It is generally agreed, that Zoroaster was the original author and founder of this sect; but authors are considerably divided in their opinions about the time in which he lived. What Pliny says upon this head may reasonably serve to reconcile that variety of opinions, as is very judiciously observed by Dr. Prideaux. We read in that author, that there were two persons named Zoroaster, between whose lives there might he the distance of 600 years. The first of them was the founder of the Magian sect, about the year of the world 2900; and the latter, who certainly flourished between the beginning of Cyrus's reign in the East, and the end of Darius's, son of Hystaspes, was the restorer and reformer of it.

Throughout all the Eastern countries, idolatry was divided into * In Them. p. 126,

† Nec quisquam rex Persarum potest esse, qui non antè Magorum disciplinam scientiamque perceperit. Cic. de Divin. l. i. n. 91.

# In tantum fastigii adolevit (auctoritas Magorurn) ut hodieque etiam in magna parte gentium prævaleat, et in criente regum regibus imperet. Plin. l. XXX. c. 1.

Hist. Nat. l. xxx. c. 1. Vol. II. T

two principal sects; that of the Sabians, who adored images; and that of the Magi, who worshipped fire. The former of these sects had its rise among the Chaldeans, who, from their knowledge of astronomy, and their particular application to the study of the seven planets, which they believed to be inhabited by as many intelligen ces, who were to those orbs what the soul of man is to his body, were induced to represent Saturn, Jupiter, Mars, Apollo, Mercury, Venus, and Diana, or the Moon, by so many images, or statues, in which they imagined those pretended intelligences, or deities, were as really present as in the planets themselves. In time, the number of their gods considerably increased: this image-worship from Chaldea spread itself throughout all the East; from thence passed inte Egypt; and at length came among the Greeks, who propagated it through all the western nations.

To this sect of the Sabians, was diametrically opposite that of the Magi, which also took its rise in the same Eastern countries. As the Magi, held images in utter abhorrence, they worshipped God only under the forın of fire; looking upon that, on account of its purity, brightness, activity, subtilty, fecundity, and incorruptibility, as the most perfect symbol of the Deity. They began first in Persia, and there and in Jadia were the only places where this sect was propagated, and where they have remained even to this day. Their chief doctrine was, that there were two principles; one the cause of all good, and the other the cause of all evil. The former is represented by light, and the other by darkness, as their truest symbo.s. The good God they named Yazdan and Ormuzd, and the evil God Ahraman. The former is by the Greeks called Oromasdes, and the latter Arimanius. And therefore,* when Xerxes prayed that his enemies might always resolve to banish their best and bravest citizens, as the Athenians had Themistocles, he addressed his prayer to Ari manius, «the evil god of the Persians, and not to Oromasdes, their good god.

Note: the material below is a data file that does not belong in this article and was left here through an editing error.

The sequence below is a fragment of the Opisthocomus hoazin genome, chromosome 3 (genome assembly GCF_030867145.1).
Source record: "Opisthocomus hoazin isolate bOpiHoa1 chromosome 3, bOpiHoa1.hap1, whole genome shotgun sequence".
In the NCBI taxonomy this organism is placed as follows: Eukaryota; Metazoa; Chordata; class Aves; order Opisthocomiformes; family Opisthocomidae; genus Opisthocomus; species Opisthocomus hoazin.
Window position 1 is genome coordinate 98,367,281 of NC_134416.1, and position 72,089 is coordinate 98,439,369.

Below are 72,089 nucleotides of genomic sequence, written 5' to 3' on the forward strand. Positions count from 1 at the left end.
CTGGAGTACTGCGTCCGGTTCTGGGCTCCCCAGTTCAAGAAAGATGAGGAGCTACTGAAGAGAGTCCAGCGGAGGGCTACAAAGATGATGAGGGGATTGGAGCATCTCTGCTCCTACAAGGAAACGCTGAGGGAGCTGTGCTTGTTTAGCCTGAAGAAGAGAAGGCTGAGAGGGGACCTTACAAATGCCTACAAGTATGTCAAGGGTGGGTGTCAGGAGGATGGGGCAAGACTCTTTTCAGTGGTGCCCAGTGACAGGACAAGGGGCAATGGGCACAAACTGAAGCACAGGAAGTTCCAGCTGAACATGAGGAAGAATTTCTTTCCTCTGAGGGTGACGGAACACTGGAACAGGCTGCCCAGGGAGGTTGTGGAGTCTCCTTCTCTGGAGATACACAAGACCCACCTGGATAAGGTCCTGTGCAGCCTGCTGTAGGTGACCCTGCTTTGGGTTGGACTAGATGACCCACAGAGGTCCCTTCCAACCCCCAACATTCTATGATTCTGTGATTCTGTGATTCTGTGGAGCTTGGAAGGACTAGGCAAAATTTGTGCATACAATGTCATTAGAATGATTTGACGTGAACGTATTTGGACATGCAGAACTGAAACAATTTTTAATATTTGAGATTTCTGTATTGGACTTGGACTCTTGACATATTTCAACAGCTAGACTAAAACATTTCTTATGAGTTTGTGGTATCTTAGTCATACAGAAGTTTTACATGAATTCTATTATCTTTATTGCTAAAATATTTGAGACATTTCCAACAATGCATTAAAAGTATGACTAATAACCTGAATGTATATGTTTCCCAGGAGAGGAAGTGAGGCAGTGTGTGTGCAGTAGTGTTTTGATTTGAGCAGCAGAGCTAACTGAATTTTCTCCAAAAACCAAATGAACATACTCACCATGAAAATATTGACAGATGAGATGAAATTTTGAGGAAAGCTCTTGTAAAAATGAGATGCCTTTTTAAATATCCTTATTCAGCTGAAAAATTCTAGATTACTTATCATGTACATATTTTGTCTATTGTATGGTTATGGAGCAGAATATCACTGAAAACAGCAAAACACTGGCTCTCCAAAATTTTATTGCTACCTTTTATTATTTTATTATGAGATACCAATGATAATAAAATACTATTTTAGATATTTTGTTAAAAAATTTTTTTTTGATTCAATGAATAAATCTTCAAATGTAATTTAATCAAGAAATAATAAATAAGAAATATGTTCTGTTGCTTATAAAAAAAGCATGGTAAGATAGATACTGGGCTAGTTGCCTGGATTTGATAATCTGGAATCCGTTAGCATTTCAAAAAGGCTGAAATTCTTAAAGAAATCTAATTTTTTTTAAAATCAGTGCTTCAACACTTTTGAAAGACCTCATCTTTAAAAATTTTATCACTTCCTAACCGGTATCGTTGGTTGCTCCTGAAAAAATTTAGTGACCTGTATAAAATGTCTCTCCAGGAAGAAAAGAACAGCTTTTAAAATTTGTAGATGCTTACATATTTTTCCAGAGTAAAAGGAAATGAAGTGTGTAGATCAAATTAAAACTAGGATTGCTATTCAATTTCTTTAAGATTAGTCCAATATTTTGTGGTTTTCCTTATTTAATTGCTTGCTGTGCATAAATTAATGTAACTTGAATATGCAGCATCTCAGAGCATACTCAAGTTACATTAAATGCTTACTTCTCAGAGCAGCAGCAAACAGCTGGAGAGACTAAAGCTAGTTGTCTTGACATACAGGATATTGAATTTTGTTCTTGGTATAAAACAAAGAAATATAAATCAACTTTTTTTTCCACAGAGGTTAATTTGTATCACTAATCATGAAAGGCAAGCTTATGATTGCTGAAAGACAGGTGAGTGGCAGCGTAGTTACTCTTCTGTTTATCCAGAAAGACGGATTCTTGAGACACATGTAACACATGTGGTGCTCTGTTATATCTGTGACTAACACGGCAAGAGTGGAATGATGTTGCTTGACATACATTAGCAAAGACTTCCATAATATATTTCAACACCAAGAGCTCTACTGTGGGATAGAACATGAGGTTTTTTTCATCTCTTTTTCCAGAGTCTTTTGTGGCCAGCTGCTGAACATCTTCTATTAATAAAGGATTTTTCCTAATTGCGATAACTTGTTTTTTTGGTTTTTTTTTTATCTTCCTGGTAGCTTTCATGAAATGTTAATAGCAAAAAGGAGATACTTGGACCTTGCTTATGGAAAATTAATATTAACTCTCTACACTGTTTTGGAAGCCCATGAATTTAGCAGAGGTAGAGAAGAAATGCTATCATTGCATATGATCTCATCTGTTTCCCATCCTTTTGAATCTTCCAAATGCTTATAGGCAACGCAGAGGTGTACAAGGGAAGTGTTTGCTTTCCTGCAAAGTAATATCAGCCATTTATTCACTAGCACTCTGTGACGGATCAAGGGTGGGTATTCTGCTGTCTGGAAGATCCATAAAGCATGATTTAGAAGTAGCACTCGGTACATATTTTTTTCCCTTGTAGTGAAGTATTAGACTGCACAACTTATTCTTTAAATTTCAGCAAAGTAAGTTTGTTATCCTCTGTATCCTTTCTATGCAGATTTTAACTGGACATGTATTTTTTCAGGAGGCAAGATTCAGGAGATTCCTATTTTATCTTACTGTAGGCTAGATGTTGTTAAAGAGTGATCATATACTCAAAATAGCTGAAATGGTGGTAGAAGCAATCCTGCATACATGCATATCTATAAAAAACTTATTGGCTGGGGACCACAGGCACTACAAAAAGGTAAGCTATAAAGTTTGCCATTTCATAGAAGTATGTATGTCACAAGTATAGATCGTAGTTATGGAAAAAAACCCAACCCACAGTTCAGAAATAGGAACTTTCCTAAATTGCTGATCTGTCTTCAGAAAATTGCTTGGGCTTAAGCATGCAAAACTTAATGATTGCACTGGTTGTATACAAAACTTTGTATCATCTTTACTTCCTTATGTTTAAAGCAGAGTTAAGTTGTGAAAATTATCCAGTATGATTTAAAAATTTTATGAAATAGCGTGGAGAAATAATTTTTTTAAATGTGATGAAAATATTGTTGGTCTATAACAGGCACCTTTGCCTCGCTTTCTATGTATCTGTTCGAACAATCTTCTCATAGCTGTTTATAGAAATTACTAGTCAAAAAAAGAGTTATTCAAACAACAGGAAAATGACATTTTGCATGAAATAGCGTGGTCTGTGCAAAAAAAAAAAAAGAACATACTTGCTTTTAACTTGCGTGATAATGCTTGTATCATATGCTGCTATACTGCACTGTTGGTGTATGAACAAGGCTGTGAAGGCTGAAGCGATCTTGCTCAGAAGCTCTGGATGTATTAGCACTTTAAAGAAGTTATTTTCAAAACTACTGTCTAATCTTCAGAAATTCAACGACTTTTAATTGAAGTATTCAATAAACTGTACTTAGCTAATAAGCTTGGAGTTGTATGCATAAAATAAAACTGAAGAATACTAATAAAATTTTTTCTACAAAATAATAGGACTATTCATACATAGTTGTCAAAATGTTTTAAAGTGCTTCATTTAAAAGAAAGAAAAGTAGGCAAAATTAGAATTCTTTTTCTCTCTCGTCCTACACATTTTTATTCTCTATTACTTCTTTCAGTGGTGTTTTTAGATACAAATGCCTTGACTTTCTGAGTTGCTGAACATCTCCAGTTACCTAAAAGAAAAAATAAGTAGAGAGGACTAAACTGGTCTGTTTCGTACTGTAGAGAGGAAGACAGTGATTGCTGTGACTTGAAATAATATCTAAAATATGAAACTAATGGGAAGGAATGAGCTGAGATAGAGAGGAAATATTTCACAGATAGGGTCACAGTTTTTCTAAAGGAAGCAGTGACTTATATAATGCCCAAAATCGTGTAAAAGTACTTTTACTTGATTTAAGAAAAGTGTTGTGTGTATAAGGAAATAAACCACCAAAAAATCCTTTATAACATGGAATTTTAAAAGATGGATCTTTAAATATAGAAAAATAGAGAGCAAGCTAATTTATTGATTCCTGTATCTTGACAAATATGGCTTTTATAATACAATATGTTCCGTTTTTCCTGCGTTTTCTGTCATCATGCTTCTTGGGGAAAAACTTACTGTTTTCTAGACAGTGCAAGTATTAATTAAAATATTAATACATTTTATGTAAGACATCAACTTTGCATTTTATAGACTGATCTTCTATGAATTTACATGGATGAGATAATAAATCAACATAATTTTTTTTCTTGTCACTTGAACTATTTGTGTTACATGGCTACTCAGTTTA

Corcerning these two gods, they had this difference of opinion; that whereas some held both of them to have been from all eternity; others contended that the good god only was eternal, and the other was created. But they both agreed in this, that there will be a continual opposition between these two, till the end of the world; that then the good god shall overcome the evil god, and that from thenceforward each of them shall have his peculiar world ; that is, the good god, his world with all the good; and the evil god, his world with all the wicked.

The second Zoroaster, who lived in the time of Darius, undertook to reform some articles in the religion of the Magian sect, which for several ages had been the predominant religion of the Medes and Persians; but which, since the death of Smerdis, who usurped the throne, and his chicf confederates, and the massacre of their adhe.

• Plut in T'hemist. p. 126.

rents and followers, had fallen into great contempt. It is thought this reformer made his first appearance in Ecbatana.

The chief reformation he made in the Magian religion was, that whereas before they had held as a fundamental tenet the existence of two supreme principles; the first light, which was the author of all good; and the other darkness, the author of all evil; and that of the mixture of these two, as they were in a continual struggle with each other, all things were made; he introduced a principle superior to them both, one supreme God, who created both light and darkness; and who out of these two principles, made all other things according to his own will and pleasure.

But, to avoid making God the author of evil, his doctrine was, that there was one supreme Being, independent and self-existing from all eternity: that under him there were two angels; one the angel of light, who is the author of all good ; and the